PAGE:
Hundreds of Boston public school students are spending their February vacation in the classroom.
The youths are enrolled in the district’s federally-funded Acceleration Academies program, which offers academically-struggling students an additional 30 hours of learning time, school officials said.
In past years, students who participated in the program saw their state standardized test scores rise by as many as 20 points.
“This is a program that works and it’s easy to see why,” Superintendent Carol R. Johnson said in a statement. “Giving students more time with great teachers, and using that time strategically, is a proven model of success.”
More than 1,750 students are enrolled in the academies this week, up from about 1,200 who enrolled three years ago, officials said.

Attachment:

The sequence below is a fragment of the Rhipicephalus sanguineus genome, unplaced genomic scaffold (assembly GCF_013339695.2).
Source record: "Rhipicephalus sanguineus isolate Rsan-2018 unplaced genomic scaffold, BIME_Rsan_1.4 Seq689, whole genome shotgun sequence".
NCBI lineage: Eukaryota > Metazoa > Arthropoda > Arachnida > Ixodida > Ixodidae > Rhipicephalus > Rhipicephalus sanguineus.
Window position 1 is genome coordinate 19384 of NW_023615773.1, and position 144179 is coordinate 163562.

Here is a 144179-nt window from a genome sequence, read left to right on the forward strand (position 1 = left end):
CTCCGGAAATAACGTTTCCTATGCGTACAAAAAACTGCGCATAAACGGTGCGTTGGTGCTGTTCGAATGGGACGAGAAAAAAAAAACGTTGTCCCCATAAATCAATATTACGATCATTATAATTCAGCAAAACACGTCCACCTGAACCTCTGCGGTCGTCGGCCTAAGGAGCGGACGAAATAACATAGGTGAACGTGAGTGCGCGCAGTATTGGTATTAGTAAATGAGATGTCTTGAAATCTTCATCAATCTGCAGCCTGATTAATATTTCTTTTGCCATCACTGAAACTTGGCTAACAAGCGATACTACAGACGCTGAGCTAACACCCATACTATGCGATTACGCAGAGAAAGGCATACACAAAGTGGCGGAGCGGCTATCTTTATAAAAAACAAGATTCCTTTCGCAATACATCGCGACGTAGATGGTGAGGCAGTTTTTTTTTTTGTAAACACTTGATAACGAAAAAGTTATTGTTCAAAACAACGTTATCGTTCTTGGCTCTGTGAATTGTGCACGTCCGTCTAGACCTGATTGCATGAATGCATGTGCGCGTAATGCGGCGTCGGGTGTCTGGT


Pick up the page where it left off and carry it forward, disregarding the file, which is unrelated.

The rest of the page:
There is no charge for students who participate in the program. Its $650,000 cost is funded by federal grant money, according to the school district.
In addition to academics, students also partake in enrichment activities, including African drumming, dance and tennis.
The program is being run out of 20 school buildings citywide, the district said. Seven more school buildings are hosting their own vacation week academic programs.